Building Muscle: How should my diet change when I'm strength training?

Are you starting a strength training program? Are you looking to build muscle mass or even become a bodybuilder? The right workout program is the biggest factor in success, but your results also depend on nutrition.

There are some changes that you may need to make to your diet when you’re strength training. These are some benefits of proper nutrition for your goals.

  • More energy for workouts. When you feel better, you can work harder and get better results.
  • Faster recovery. The right nutrition can speed muscle repair and recovery, and improve refueling as you replenish muscle and liver stores of glycogen, which is the storage form of carbohydrate in the body.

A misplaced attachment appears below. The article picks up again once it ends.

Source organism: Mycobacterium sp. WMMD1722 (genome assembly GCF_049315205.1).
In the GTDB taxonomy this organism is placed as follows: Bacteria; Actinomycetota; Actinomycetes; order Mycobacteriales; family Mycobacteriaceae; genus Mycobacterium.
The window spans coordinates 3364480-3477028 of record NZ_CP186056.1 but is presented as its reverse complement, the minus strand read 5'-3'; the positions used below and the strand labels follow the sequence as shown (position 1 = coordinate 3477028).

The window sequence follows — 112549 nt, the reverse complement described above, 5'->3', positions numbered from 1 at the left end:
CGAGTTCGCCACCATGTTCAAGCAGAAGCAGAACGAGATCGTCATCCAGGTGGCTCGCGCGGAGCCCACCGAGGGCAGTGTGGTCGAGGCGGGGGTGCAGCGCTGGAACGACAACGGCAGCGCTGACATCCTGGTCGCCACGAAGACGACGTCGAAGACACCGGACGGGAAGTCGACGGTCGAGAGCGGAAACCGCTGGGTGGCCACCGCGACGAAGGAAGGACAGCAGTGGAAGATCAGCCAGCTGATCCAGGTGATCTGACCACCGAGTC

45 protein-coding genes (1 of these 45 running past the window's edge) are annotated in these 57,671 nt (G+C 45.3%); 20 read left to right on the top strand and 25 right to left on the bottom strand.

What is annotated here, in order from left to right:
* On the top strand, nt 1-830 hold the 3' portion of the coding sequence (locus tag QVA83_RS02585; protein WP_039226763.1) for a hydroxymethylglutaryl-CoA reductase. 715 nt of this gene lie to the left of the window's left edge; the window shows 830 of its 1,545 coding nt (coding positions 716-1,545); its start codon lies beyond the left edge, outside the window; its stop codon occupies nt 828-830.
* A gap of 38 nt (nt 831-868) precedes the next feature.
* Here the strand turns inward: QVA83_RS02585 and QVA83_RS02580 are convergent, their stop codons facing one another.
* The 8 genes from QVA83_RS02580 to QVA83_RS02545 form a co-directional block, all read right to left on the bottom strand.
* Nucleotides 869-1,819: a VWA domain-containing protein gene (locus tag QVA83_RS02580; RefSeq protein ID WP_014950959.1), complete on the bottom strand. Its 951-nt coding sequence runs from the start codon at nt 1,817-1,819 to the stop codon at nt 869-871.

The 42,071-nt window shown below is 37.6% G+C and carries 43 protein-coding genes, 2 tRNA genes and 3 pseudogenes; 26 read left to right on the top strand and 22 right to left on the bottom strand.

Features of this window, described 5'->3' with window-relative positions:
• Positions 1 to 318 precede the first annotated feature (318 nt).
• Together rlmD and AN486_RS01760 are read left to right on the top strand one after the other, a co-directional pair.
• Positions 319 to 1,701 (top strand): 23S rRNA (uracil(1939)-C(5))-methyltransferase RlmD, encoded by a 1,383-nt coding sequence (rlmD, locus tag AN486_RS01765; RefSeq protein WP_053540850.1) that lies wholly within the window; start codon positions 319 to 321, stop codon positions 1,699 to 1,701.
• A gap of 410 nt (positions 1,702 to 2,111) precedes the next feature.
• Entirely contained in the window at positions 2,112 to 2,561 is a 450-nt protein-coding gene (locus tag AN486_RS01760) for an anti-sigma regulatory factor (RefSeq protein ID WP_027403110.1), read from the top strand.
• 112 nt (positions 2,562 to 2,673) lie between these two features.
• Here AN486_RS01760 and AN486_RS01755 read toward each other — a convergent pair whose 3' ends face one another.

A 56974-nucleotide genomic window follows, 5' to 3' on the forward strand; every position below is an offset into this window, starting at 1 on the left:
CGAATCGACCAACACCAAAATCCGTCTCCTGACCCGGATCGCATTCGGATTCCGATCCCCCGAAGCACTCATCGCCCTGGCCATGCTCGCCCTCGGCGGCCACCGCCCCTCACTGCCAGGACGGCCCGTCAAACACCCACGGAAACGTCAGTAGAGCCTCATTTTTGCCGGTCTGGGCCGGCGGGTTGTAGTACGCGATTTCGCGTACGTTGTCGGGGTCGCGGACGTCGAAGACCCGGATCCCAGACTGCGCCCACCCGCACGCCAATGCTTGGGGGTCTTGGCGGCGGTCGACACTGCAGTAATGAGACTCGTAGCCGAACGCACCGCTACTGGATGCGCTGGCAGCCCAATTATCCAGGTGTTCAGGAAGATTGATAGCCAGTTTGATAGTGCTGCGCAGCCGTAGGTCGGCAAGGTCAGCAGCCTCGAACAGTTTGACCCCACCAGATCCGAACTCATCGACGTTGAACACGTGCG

• Prevention of nutrient deficiencies. When you work out intensely, your body requires more of certain nutrients. Getting enough nutrients can help prevent conditions such as iron-deficiency anemia, which can make you tired and weak - exactly the opposite of your goals with strength training!
  • Supporting faster muscle growth. Having the right types of proteins and carbs at the right times, along with some supporting nutrients, can stimulate muscle generation.

Hydration, protein and macronutrients, micronutrients, and other components of your diet are all important, and so is the timing of your meals and snacks relative to your workouts. Here’s what you should know about a diet for strength training, and how it might change from before you started thinking about it.

Protein and Strength Training